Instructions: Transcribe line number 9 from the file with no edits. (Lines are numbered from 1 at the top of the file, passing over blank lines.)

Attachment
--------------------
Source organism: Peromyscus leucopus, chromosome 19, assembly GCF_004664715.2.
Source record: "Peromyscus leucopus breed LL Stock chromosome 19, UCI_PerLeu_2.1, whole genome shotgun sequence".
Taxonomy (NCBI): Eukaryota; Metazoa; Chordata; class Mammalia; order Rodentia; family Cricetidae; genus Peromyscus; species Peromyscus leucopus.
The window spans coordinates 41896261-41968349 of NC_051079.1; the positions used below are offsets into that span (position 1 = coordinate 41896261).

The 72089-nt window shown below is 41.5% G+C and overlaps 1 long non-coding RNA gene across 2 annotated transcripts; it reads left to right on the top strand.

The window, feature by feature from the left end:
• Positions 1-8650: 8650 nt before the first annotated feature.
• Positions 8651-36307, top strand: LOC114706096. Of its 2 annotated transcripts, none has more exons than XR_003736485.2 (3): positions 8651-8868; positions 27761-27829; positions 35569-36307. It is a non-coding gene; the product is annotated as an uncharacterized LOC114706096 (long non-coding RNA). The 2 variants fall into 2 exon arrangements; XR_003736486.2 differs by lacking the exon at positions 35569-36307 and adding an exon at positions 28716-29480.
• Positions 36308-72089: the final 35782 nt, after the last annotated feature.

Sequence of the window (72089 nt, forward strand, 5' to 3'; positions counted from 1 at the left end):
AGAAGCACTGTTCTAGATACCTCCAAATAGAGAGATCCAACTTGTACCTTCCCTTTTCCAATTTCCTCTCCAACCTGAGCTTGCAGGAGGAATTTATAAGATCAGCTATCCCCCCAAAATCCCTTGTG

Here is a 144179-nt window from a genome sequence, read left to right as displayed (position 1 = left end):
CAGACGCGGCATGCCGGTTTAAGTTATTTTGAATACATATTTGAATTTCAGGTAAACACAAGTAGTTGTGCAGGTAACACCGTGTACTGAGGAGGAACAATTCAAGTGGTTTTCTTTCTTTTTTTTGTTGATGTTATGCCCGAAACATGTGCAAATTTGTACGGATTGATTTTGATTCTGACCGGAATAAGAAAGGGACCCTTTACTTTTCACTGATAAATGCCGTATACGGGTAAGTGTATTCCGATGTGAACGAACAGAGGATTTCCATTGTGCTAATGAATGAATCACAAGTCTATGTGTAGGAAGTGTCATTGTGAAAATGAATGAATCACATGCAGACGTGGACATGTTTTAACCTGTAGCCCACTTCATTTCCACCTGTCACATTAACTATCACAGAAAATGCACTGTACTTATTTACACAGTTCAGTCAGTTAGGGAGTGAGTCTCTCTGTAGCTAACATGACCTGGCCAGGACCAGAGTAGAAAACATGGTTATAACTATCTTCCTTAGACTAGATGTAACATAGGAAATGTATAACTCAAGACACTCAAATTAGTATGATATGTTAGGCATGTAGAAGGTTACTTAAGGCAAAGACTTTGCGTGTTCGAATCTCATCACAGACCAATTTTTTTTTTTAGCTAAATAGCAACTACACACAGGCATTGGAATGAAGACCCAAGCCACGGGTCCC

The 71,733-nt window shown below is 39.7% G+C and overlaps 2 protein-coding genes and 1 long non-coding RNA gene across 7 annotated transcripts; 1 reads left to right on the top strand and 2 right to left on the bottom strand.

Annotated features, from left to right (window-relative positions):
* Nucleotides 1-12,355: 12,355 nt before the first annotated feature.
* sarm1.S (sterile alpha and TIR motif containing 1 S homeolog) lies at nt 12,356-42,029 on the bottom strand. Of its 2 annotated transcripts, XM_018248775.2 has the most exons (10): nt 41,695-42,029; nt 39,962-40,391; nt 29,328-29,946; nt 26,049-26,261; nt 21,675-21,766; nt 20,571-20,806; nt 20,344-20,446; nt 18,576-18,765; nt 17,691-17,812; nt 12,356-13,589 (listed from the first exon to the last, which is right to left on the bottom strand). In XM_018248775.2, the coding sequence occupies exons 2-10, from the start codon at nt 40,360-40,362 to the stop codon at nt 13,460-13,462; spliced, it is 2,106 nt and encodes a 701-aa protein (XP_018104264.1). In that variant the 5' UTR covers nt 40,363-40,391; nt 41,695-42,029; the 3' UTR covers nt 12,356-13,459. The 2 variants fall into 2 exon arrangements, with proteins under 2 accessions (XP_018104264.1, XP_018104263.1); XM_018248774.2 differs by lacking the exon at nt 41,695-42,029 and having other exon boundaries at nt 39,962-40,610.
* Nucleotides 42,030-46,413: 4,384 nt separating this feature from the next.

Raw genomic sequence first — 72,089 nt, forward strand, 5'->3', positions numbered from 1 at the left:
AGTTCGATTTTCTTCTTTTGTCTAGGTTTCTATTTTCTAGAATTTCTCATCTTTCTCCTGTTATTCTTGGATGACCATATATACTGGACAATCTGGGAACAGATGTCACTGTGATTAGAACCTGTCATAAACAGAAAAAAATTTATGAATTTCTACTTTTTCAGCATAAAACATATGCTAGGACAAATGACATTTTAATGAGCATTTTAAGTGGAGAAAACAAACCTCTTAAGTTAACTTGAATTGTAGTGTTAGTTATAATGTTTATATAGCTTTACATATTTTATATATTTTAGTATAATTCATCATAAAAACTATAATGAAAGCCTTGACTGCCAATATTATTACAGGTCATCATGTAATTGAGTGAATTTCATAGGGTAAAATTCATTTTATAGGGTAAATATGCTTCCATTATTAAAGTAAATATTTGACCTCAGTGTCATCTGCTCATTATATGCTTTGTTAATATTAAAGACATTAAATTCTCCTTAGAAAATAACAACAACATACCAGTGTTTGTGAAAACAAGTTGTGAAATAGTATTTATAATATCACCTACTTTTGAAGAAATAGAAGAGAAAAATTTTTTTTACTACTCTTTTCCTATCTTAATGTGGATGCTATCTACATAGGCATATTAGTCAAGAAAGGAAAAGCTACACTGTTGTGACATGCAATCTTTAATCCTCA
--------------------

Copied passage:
• Positions 36308-72089: the final 35782 nt, after the last annotated feature.